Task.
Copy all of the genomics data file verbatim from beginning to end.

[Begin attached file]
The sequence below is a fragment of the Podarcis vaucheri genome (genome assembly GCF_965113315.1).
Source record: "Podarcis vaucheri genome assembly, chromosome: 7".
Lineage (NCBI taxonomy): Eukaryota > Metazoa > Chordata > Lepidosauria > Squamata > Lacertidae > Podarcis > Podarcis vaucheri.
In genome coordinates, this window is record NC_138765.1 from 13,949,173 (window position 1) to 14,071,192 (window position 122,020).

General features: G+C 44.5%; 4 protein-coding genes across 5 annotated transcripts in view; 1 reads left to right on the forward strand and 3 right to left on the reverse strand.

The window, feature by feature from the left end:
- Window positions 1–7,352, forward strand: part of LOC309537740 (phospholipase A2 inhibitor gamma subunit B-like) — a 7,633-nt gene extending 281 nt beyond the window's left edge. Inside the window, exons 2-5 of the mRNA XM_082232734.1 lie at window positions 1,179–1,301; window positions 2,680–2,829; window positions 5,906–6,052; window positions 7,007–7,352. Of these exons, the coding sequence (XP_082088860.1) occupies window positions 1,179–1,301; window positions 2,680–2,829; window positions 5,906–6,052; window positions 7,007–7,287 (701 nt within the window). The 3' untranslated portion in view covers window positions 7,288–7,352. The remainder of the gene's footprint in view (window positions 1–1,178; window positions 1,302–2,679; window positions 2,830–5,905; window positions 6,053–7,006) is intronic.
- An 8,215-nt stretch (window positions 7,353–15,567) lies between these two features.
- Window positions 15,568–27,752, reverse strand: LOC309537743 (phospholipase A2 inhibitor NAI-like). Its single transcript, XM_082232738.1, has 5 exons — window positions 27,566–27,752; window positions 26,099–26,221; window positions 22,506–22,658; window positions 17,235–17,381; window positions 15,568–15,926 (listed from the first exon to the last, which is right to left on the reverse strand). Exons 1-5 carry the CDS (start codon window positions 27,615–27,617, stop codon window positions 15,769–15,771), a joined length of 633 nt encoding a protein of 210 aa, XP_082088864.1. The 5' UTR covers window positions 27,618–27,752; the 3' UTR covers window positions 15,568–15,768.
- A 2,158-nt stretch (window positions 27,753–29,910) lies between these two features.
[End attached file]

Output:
The sequence below is a fragment of the Podarcis vaucheri genome (genome assembly GCF_965113315.1).
Source record: "Podarcis vaucheri genome assembly, chromosome: 7".
Lineage (NCBI taxonomy): Eukaryota > Metazoa > Chordata > Lepidosauria > Squamata > Lacertidae > Podarcis > Podarcis vaucheri.
In genome coordinates, this window is record NC_138765.1 from 13,949,173 (window position 1) to 14,071,192 (window position 122,020).

General features: G+C 44.5%; 4 protein-coding genes across 5 annotated transcripts in view; 1 reads left to right on the forward strand and 3 right to left on the reverse strand.

The window, feature by feature from the left end:
- Window positions 1–7,352, forward strand: part of LOC309537740 (phospholipase A2 inhibitor gamma subunit B-like) — a 7,633-nt gene extending 281 nt beyond the window's left edge. Inside the window, exons 2-5 of the mRNA XM_082232734.1 lie at window positions 1,179–1,301; window positions 2,680–2,829; window positions 5,906–6,052; window positions 7,007–7,352. Of these exons, the coding sequence (XP_082088860.1) occupies window positions 1,179–1,301; window positions 2,680–2,829; window positions 5,906–6,052; window positions 7,007–7,287 (701 nt within the window). The 3' untranslated portion in view covers window positions 7,288–7,352. The remainder of the gene's footprint in view (window positions 1–1,178; window positions 1,302–2,679; window positions 2,830–5,905; window positions 6,053–7,006) is intronic.
- An 8,215-nt stretch (window positions 7,353–15,567) lies between these two features.
- Window positions 15,568–27,752, reverse strand: LOC309537743 (phospholipase A2 inhibitor NAI-like). Its single transcript, XM_082232738.1, has 5 exons — window positions 27,566–27,752; window positions 26,099–26,221; window positions 22,506–22,658; window positions 17,235–17,381; window positions 15,568–15,926 (listed from the first exon to the last, which is right to left on the reverse strand). Exons 1-5 carry the CDS (start codon window positions 27,615–27,617, stop codon window positions 15,769–15,771), a joined length of 633 nt encoding a protein of 210 aa, XP_082088864.1. The 5' UTR covers window positions 27,618–27,752; the 3' UTR covers window positions 15,568–15,768.
- A 2,158-nt stretch (window positions 27,753–29,910) lies between these two features.